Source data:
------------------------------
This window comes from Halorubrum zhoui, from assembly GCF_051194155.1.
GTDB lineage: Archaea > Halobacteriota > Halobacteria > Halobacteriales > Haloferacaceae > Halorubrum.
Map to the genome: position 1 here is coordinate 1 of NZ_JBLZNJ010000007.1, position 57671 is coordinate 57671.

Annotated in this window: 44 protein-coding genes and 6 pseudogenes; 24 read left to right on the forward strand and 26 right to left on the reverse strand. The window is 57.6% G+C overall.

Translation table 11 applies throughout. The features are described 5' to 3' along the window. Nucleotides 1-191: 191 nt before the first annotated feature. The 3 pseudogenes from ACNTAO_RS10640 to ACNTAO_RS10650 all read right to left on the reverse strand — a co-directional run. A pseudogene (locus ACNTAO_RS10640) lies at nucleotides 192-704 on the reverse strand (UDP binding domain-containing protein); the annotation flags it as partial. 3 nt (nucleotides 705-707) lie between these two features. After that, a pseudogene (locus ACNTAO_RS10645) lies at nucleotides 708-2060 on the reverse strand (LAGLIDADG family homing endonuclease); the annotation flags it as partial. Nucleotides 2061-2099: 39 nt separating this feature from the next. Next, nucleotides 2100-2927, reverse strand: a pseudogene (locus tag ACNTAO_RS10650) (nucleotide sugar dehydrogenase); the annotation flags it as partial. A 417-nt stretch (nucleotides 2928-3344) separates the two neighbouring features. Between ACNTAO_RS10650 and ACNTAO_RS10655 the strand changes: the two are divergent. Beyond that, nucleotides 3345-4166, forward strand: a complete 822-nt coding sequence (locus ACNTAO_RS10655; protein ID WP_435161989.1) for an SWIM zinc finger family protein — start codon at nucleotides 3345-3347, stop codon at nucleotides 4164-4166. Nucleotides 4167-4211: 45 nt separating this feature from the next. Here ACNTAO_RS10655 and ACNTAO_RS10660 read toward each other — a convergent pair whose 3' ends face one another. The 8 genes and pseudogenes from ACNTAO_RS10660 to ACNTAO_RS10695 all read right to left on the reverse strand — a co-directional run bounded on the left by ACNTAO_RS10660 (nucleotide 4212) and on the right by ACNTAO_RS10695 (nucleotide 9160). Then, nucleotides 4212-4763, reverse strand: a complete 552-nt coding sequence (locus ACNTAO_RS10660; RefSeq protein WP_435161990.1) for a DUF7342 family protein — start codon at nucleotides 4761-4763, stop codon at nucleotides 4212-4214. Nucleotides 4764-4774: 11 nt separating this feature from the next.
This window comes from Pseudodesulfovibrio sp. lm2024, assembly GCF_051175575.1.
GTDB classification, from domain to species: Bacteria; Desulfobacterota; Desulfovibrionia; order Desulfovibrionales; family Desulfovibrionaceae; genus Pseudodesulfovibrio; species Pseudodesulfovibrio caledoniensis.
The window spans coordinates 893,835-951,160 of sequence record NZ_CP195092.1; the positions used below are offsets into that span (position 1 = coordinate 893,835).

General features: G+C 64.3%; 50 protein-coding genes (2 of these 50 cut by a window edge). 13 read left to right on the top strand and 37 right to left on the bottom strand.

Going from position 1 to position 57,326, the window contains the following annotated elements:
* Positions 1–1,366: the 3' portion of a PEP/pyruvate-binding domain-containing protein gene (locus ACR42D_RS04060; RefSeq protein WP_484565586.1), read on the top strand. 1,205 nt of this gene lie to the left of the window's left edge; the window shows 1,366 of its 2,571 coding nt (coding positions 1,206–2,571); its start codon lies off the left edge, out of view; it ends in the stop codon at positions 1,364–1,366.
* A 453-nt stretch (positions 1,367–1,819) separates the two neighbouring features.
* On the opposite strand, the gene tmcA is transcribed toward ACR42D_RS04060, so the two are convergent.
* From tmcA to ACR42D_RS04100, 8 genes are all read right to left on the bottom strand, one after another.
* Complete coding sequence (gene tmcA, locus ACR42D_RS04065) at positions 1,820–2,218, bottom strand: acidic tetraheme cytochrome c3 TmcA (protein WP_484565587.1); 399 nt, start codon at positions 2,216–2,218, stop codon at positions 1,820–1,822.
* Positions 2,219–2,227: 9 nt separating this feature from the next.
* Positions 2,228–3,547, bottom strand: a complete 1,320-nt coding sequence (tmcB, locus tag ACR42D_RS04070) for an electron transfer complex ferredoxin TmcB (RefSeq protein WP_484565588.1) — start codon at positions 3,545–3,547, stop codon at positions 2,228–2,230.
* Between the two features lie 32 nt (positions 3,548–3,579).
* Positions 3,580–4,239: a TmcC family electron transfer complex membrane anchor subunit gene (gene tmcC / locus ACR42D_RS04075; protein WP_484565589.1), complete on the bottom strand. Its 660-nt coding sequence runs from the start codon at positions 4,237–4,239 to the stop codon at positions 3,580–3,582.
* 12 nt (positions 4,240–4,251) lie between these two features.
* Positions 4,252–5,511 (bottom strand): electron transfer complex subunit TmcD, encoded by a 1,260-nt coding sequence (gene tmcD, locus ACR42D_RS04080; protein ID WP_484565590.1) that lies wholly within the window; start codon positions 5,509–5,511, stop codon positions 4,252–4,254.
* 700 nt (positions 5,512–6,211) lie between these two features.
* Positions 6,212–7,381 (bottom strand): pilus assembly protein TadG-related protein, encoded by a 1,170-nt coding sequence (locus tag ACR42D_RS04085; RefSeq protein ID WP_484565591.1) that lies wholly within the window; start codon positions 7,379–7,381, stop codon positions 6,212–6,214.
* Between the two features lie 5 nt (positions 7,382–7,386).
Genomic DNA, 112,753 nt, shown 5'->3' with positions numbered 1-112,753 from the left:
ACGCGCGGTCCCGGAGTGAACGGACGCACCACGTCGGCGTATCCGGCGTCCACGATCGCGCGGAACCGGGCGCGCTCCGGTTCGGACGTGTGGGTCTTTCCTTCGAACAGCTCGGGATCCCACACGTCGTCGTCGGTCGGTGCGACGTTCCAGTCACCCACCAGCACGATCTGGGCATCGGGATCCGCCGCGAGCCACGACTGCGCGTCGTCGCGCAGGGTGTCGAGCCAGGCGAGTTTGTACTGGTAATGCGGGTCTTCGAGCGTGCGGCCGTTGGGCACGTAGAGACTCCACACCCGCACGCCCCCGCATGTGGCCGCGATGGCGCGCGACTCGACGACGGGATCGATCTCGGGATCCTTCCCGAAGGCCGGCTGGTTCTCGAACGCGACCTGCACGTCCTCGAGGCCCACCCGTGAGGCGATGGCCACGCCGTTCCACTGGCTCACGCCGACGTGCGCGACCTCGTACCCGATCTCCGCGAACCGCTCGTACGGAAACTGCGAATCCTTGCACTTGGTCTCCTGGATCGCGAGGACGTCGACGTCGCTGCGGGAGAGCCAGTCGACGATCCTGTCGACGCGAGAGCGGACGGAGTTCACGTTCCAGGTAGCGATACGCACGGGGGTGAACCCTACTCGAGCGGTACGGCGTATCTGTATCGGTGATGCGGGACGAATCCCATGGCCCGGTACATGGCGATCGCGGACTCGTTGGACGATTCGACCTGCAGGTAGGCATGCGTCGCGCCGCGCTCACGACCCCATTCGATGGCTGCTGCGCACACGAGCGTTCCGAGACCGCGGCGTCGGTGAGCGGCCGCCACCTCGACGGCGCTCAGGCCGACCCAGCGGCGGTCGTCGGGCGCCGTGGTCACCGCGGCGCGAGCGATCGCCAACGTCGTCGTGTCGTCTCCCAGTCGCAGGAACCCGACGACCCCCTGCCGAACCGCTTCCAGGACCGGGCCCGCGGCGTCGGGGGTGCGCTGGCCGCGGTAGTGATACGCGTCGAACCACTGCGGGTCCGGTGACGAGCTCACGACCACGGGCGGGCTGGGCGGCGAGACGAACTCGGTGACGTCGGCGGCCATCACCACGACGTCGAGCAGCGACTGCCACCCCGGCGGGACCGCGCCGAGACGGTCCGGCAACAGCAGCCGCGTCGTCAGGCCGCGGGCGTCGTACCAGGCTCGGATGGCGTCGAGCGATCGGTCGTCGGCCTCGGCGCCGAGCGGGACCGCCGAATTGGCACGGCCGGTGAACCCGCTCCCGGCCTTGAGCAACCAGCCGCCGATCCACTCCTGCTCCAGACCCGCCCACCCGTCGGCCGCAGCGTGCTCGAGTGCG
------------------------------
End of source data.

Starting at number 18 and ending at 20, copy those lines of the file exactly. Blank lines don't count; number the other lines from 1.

* Between the two features lie 32 nt (positions 3,548–3,579).
* Positions 3,580–4,239: a TmcC family electron transfer complex membrane anchor subunit gene (gene tmcC / locus ACR42D_RS04075; protein WP_484565589.1), complete on the bottom strand. Its 660-nt coding sequence runs from the start codon at positions 4,237–4,239 to the stop codon at positions 3,580–3,582.
* 12 nt (positions 4,240–4,251) lie between these two features.